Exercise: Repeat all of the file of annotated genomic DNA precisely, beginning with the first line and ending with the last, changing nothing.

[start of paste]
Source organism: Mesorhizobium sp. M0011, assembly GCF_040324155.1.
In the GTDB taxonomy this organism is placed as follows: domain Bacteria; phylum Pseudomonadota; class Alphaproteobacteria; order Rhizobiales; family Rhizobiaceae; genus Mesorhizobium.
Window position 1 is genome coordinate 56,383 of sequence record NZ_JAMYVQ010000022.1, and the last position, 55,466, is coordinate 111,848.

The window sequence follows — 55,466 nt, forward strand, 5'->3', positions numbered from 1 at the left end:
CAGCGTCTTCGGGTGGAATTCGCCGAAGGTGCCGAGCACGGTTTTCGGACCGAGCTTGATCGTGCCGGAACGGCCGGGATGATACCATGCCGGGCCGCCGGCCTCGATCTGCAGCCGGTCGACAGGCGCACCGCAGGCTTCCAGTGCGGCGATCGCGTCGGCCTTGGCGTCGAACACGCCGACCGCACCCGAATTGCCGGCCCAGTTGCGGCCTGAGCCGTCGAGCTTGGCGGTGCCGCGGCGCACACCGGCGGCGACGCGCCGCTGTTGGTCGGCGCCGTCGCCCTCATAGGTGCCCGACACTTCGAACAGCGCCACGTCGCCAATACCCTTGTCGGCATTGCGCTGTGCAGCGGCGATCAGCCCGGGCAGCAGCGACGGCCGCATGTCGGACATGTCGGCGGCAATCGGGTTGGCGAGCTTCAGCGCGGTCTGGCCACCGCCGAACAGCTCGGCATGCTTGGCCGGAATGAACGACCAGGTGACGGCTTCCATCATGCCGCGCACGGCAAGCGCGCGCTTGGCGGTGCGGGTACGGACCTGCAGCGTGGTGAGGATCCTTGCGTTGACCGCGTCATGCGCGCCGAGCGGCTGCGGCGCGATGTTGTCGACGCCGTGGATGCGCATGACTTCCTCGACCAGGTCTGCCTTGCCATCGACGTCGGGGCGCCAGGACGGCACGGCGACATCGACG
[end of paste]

Source organism: Mesorhizobium sp. M0011, assembly GCF_040324155.1.
In the GTDB taxonomy this organism is placed as follows: domain Bacteria; phylum Pseudomonadota; class Alphaproteobacteria; order Rhizobiales; family Rhizobiaceae; genus Mesorhizobium.
Window position 1 is genome coordinate 56,383 of sequence record NZ_JAMYVQ010000022.1, and the last position, 55,466, is coordinate 111,848.

The window sequence follows — 55,466 nt, forward strand, 5'->3', positions numbered from 1 at the left end:
CAGCGTCTTCGGGTGGAATTCGCCGAAGGTGCCGAGCACGGTTTTCGGACCGAGCTTGATCGTGCCGGAACGGCCGGGATGATACCATGCCGGGCCGCCGGCCTCGATCTGCAGCCGGTCGACAGGCGCACCGCAGGCTTCCAGTGCGGCGATCGCGTCGGCCTTGGCGTCGAACACGCCGACCGCACCCGAATTGCCGGCCCAGTTGCGGCCTGAGCCGTCGAGCTTGGCGGTGCCGCGGCGCACACCGGCGGCGACGCGCCGCTGTTGGTCGGCGCCGTCGCCCTCATAGGTGCCCGACACTTCGAACAGCGCCACGTCGCCAATACCCTTGTCGGCATTGCGCTGTGCAGCGGCGATCAGCCCGGGCAGCAGCGACGGCCGCATGTCGGACATGTCGGCGGCAATCGGGTTGGCGAGCTTCAGCGCGGTCTGGCCACCGCCGAACAGCTCGGCATGCTTGGCCGGAATGAACGACCAGGTGACGGCTTCCATCATGCCGCGCACGGCAAGCGCGCGCTTGGCGGTGCGGGTACGGACCTGCAGCGTGGTGAGGATCCTTGCGTTGACCGCGTCATGCGCGCCGAGCGGCTGCGGCGCGATGTTGTCGACGCCGTGGATGCGCATGACTTCCTCGACCAGGTCTGCCTTGCCATCGACGTCGGGGCGCCAGGACGGCACGGCGACATCGACG